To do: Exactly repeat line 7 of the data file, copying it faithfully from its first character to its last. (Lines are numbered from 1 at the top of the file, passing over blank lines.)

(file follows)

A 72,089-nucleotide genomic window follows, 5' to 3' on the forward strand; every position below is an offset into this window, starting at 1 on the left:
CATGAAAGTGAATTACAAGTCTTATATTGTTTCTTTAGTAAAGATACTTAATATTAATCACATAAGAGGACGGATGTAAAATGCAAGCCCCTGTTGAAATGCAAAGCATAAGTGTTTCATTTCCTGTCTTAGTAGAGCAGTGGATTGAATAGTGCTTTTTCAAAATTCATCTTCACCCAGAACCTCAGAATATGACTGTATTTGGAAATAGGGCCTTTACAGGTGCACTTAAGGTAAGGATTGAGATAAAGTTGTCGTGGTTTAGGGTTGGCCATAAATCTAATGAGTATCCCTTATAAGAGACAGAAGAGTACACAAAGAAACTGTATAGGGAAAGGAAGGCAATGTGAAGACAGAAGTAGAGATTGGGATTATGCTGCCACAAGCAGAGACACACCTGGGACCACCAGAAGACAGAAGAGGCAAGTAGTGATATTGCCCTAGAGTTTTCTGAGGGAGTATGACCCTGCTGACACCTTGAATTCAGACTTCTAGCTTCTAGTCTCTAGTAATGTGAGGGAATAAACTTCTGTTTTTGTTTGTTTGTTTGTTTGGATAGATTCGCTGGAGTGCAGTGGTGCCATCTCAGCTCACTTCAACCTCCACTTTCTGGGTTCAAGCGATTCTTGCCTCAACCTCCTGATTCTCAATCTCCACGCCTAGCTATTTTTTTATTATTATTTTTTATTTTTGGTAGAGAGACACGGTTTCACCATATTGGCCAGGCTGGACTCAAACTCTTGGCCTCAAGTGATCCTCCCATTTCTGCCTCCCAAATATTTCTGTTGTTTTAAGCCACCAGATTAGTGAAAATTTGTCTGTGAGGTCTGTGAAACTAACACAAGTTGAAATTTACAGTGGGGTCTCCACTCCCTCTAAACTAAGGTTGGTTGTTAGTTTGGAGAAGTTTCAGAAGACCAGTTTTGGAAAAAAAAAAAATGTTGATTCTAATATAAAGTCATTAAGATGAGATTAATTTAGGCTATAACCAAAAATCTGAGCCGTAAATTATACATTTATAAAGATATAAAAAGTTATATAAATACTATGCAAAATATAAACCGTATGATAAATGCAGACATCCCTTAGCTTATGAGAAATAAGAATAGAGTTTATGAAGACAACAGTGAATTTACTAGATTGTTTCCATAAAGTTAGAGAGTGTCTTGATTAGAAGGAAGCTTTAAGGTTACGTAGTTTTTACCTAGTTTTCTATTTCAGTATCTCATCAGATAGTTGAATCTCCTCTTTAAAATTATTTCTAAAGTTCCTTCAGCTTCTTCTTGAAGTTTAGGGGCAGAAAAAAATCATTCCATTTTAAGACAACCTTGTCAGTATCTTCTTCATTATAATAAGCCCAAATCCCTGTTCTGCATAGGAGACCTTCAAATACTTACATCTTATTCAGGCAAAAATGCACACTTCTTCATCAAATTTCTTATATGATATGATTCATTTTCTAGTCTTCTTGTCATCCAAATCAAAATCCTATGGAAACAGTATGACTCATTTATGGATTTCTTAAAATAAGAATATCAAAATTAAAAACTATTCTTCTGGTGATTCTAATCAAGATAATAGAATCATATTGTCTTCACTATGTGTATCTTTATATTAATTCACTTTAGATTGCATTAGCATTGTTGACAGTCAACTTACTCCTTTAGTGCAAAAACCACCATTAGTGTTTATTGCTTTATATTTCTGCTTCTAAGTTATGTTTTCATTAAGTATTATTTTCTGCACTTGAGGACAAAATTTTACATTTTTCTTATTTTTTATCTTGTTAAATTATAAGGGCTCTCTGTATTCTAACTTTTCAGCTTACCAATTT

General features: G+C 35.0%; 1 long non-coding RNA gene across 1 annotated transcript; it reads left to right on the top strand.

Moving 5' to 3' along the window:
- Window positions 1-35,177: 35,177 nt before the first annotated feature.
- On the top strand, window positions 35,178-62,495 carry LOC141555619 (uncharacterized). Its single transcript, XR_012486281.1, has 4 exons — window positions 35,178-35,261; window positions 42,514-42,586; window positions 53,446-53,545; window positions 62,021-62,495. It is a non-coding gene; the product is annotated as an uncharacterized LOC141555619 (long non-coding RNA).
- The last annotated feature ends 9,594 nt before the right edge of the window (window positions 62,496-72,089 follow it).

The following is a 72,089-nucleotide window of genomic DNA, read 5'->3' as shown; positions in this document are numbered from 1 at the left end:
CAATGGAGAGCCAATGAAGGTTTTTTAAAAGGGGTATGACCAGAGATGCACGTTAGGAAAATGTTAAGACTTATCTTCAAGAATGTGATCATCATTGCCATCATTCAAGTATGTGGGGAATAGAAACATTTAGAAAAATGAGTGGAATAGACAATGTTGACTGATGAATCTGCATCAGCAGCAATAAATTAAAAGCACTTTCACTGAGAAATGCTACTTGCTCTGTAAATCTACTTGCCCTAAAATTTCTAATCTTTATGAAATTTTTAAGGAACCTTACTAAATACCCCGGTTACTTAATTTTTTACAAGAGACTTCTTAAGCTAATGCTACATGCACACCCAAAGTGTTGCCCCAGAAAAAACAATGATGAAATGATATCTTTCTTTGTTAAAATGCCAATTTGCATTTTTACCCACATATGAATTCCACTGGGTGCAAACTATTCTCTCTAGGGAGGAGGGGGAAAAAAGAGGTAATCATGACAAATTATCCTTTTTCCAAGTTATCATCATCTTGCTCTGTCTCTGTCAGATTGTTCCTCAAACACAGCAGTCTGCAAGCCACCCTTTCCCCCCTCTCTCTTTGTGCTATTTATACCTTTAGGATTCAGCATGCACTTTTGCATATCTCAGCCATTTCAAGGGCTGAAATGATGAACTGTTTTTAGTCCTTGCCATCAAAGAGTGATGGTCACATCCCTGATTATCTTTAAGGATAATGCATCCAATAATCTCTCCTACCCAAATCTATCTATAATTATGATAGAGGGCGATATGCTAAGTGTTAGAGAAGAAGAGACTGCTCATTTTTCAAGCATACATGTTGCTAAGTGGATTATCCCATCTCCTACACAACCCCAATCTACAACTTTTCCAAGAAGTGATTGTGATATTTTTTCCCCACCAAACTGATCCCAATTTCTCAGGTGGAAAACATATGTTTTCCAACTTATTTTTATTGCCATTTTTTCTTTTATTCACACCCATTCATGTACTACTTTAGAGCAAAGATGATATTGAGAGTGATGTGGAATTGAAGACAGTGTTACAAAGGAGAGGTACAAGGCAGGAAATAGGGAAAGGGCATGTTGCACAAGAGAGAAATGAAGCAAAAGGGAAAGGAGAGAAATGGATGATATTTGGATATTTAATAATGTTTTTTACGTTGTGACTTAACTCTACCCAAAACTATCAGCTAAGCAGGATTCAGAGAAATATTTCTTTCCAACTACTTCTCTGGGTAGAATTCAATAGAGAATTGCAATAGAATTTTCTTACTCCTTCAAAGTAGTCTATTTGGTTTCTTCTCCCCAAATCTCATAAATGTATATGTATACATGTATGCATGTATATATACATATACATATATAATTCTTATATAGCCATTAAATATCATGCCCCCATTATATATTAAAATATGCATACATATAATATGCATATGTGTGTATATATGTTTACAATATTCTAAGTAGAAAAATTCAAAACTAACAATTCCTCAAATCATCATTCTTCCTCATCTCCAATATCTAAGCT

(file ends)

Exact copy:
- The last annotated feature ends 9,594 nt before the right edge of the window (window positions 62,496-72,089 follow it).